"The incorporation of the assets of Marconi Wireless Telegraph Company of America (including David Sarnoff, the Pan-American Telegraph Company, and those already controlled by the United States Navy led to a new publicly held company formed by General Electric (which owned a controlling interest) on October 17, 1919. The following cooperation among RCA, General Electric, the United Fruit Company, the Westinghouse Electric Corporation, and American Telephone & Telegraph (AT&T) brought about innovations in high-power radio technology, and also the founding of the National Broadcasting Company (NBC) in the US. The Army and the Navy granted RCA the former American Marconi radio terminals that had been confiscated during the War. Admiral Bullard received a seat on the Board of Directors of RCA for his efforts in establishing RCA. The result was federally-created monopolies in radio for GE and the Westinghouse Corporation and in telephone systems for the American Telephone & Telegraph Company."



Hollywood The Golden Years: The RKO Story - Episode 6: Howard’s Way

This is the final episode of a six-part television documentary produced by BBC-TV in 1987 and hosted by Ed Asner, which tells the story of RKO Pictures, one of the "Big Five" Hollywood film studios.

Howard Hughes: Film Director and Frontman. a Public Newsreel Persona

Hollywood's Mythic History is filled with fibs and truth. Public relations and matinee idol personalities are Hollywood product sold to the mass public as iconic images of behavior to emulate. Government and Hollywood are one at the highest levels. People like Howard Hughes themselves are more showmen than real businessmen and inventors. Howard Hughes himself would seem to be more of an actor and public persona fiction than a real person. Howard Hughes was a film director.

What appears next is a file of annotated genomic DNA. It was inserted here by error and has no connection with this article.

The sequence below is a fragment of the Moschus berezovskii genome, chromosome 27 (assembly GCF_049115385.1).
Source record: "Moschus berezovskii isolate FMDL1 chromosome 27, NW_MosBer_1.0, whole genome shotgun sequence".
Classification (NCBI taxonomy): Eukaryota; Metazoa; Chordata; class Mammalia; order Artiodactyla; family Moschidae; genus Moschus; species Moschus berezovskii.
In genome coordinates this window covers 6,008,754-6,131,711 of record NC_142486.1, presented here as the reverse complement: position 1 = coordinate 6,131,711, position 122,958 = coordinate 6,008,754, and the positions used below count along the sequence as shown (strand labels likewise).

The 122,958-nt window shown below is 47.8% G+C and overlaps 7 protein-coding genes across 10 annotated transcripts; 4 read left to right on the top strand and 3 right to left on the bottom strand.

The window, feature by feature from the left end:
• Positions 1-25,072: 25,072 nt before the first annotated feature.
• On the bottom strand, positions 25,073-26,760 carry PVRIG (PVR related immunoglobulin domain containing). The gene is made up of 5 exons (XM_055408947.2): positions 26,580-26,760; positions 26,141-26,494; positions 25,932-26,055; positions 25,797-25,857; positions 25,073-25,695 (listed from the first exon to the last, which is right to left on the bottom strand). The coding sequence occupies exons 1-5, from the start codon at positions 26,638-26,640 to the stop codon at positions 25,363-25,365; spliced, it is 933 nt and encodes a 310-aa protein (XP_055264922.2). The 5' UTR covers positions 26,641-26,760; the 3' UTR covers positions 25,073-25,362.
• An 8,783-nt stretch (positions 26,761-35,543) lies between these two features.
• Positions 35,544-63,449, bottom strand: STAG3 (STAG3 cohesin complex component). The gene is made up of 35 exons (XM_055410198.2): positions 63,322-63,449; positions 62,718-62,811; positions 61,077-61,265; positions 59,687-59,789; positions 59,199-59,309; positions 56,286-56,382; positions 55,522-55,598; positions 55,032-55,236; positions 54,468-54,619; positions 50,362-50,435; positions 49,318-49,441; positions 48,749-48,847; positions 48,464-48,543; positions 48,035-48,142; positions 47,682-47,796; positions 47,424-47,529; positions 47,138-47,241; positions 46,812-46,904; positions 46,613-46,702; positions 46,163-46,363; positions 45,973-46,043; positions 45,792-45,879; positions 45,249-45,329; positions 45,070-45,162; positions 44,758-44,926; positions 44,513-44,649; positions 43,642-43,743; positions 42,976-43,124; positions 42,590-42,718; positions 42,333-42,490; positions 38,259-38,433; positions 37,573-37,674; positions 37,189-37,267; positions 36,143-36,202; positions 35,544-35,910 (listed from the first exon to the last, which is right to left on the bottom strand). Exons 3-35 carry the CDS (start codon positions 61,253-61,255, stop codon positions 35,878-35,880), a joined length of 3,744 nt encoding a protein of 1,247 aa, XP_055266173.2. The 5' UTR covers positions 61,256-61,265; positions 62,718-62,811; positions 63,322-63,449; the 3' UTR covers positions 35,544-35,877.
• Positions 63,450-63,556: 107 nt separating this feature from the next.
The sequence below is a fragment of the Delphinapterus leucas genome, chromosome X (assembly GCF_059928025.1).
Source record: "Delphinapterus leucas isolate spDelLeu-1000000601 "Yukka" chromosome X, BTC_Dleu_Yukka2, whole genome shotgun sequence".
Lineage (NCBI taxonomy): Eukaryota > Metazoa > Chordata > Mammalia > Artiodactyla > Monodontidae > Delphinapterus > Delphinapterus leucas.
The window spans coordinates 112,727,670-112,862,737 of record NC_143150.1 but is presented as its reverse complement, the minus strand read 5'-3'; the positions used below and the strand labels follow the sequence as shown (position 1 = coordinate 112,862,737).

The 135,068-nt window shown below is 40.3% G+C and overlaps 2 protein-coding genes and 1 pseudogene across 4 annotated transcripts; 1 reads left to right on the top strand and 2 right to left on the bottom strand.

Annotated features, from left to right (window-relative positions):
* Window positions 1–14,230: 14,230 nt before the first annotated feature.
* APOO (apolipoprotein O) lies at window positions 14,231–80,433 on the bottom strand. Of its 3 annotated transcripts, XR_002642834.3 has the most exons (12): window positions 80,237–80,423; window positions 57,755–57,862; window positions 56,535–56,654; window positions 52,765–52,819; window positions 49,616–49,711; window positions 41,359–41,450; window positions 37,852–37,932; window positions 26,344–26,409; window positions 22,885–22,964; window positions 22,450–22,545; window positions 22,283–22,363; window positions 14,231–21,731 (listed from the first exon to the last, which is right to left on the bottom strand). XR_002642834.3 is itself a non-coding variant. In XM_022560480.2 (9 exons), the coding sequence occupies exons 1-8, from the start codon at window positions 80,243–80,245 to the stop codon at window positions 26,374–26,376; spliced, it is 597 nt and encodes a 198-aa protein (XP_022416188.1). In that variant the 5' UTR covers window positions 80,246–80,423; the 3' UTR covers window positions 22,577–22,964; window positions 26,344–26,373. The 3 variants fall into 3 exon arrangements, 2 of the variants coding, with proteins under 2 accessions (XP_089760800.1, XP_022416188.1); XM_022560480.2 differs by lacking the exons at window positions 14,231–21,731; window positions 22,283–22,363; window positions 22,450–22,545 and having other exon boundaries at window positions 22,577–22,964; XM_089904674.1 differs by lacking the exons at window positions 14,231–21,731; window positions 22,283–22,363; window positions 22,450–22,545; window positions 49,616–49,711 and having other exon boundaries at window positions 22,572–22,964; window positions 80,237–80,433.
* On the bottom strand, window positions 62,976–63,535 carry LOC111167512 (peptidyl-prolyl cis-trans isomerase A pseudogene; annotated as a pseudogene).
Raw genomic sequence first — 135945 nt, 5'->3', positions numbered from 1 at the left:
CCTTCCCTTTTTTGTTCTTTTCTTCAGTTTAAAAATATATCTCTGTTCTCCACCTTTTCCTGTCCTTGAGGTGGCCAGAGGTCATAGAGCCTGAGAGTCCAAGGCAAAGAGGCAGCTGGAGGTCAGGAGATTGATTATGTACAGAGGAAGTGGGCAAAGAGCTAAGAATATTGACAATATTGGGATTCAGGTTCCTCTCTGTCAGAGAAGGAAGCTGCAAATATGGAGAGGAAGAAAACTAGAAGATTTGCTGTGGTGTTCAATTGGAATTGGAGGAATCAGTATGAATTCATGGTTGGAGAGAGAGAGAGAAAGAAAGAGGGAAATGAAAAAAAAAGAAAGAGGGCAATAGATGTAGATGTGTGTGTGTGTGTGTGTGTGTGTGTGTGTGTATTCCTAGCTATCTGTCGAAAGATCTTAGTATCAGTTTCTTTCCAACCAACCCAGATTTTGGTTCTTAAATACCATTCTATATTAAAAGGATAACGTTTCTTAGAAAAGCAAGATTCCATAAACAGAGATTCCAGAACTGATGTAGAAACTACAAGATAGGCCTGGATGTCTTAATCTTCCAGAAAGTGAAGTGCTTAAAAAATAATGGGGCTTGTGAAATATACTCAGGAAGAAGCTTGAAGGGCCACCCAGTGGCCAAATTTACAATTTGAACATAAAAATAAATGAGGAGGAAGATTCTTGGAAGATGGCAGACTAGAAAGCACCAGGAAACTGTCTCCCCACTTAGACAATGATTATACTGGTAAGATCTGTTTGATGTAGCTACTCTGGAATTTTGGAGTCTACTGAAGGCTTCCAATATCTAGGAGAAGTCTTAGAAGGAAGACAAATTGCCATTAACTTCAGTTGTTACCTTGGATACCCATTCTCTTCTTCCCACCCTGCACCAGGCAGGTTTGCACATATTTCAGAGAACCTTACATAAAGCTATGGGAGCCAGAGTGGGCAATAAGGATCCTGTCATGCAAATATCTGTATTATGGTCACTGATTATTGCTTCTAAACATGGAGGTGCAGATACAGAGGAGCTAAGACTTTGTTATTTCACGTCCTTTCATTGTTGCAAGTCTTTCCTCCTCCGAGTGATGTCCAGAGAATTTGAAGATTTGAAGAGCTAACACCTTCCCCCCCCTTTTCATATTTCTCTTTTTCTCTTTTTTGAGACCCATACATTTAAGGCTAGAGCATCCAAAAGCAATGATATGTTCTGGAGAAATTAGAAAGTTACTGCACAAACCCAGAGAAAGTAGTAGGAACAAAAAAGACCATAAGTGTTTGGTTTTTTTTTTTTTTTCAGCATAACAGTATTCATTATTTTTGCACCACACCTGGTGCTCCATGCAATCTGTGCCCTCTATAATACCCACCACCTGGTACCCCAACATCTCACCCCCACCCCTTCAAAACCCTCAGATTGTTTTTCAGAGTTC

Today television is populated with all sorts of talking heads, this practice has its origin with the newsreels that were shown in theaters back during the early half of the 20th century. The News is a lot more manufactured and crafted than most people realize. More of us seem to be becoming aware that the News and Governments cannot be trusted. We are starting to see that the News and related media and Hollywood work together with Government to create a false impression of the world and to shape human behavior and imagination so we keep believing we need Government in the first place. Hollywood exists to create propaganda. All major commissioned art is propaganda. This does not mean that all of that commissioned art does not have any other value. 



Hollywood - Ep 11 : Trick of the Light

This episode is all about cameramen, cameras, developments in lighting techniques, and trick photography. The information on how they pulled off some of those trick photography shots is incredible.

Eric Dollard - A History of the Marconi and R.C.A. Station, Bolinas, California

The opening episode of this epic, landmark series belies the commonly held misconception that silent films are crudely-made historical curiosities but a vibrant art form that had reached a high degree of sophistication by the late 1920s. Film clips from silent classics as well as interviews with surviving silent stars and filmmakers are featured.